horz line

No Mucho Ado

photo, grocery shop, alimentation

Nothing 'hyper' about this corner grocery.

Headline Even Worse

by Ric Erickson

Paris:– Monday, 8. November 2004:– The TV–weatherman has been warning me and I've been warning you and now both of us need to take it seriously. After years' worth of Nelly–mild Novembers, we have one of the old–fashioned kinds here.

This is what it means – there are winds cruising down from Lapland or Iceland and they are washing over northern France as if it was Belgium here. Le Parisien is still printing its weather maps in color, but it looks like a lost cause.

There are black clouds all over their wretched maps. They look like little muttons, black sheep, damp woolmice or all three. The country is pocked with them. It looks like the Orient Express has just choo–chooed past and every puff of smoke contains half a day's rain.

What did the man actually say? Well, he said, 'snow above 400 metres,' a couple of times. This means no snow on Montmartre because it is 299 metres above sea level, a 100 metres short. But all the same! It's only the beginning of November.

Most of the west of France is going to be very overcast tomorrow. Some of the rest of France will have doubtful skies, with maybe some sun peeps. It'll probably matter not at all because the overnight low here is supposed to be 5 degrees, and the freaking high has been forecast as 8 degrees.

On Wednesday, while winds pummel the north, the west will lighten up. This will leave the whole centre of the country covered with Tuesday's overcast. Snow may fall on heights above 300 metres. However the temperature will not be too bad because it is supposed to drop another degree, to 7. 'Not bad' because I thought the 7 was a 9.

Bad news for Thursday though. The whole country is expected to be cloudy all over, except for around Marseille. Winds will be howling down the Channel at 60 kph, which will drive the temperature down to a high of 6 degrees. This is not a nice outlook at all. Even if we haven't had any November weather like this for years, I don't know why we need it this year.

Café Life

No Mucho Ado

It turned out to be a week that got a pin stuck in it and the air came out slowly. The deflation was so soft it was hardly noticed. After so long a build–up here we are with empty hands and nothing to do.

So it was that I spent a completely non–political election night. We were summoned to Unclephoto, ghost house Den–Den's to assist Dimitri with his birthday, although I was totally unaware of it. It wasn't his birthday anyway – just a Tuesday that substituted for it.

Or maybe it was his birthday because it was election night in America. The truth of it will probably never be known now. As it was, Dimitri was late. Uncle Den–Den discovered he was out of mustard and he couldn't reach Dimitri to ask him to bring a pot.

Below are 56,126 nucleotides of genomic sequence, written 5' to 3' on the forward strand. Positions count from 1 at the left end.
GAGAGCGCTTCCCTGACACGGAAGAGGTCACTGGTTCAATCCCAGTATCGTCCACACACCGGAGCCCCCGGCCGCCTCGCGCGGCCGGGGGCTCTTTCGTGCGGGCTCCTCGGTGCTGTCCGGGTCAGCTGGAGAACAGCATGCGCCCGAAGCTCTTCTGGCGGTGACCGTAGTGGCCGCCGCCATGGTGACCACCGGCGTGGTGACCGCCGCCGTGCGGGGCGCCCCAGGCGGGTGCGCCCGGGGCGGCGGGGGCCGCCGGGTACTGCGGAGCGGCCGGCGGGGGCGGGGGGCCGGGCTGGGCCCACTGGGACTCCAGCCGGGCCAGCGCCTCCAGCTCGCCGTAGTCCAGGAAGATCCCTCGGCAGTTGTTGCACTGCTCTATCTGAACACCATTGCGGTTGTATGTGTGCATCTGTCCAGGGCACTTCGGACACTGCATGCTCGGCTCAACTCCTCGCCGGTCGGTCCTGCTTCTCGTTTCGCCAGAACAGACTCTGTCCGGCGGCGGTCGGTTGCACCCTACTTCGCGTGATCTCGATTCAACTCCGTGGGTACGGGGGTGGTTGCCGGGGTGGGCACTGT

This is a brilliant photo of a house that is not here.

At one point I had my coat on and five euros in hand, but Dimitri answered the phone and Yo'd the mustard. When he arrived it turned out to be used mustard, a half–full pot. Any mustard in a storm. All's well that ends with mustard.

We started off with salad. I got half of the big green hot thing, and I kept it. I've been in training to eat these hot things, and everybody else complained that there wasn't enough. I could have eaten another one too.

Then Dennis came in with the big pot full of sausages and potatoes. It had a sinful lot of sausages in it. In a restaurantphoto, temps des cerises, shop if you order these things you might get one, or two if they are chipolatas, but you never get three and ones stuffed with nuts and smoked ones. It was the hydrogen bomb pot of sausages. It explained the need for more mustard.

This is a shop not open.

Uncle Den–Den drank vodka with the Buffalo grass in it. He said it was medicinal, utterly necessary for combatting jet–lag picked up in San Francisco. There was some Greek wine too, and he kept asking about it. I think it was meant for the salad and was supposed to be finished before the sausages.

Hours later we were still eating sausages. I remember being surprised to see Dimitri about to blow out five candles on a birthday cake, with oranges on it. All I can remember is the sausages. I don't remember any cheese, but I might be wrong.

There were songs of course. Nigel sang the Maori song that Line sang last year. There's no program for these things, anybody can sing whenever they like. Somebody always does too. Just like Uncle Den–Den always gets a book to read. Last Thursday it was a big book full of the complete Alan Ginzberg. Somebody read 'America.'

Always the perfect host Uncle Den–Den wanted to know if anybody wanted to watch TV. He said Oleg had left a black–and–white set in a closet. He didn't know if it worked. Nobody suggested he find out.

It's hard to remember what happened after the sausages. It's hard to rememberhow the sausages ended. I think they were all eaten. I didn't bring any home with me so they must have all been eaten. Or maybe Dennis intended having one for breakfast.

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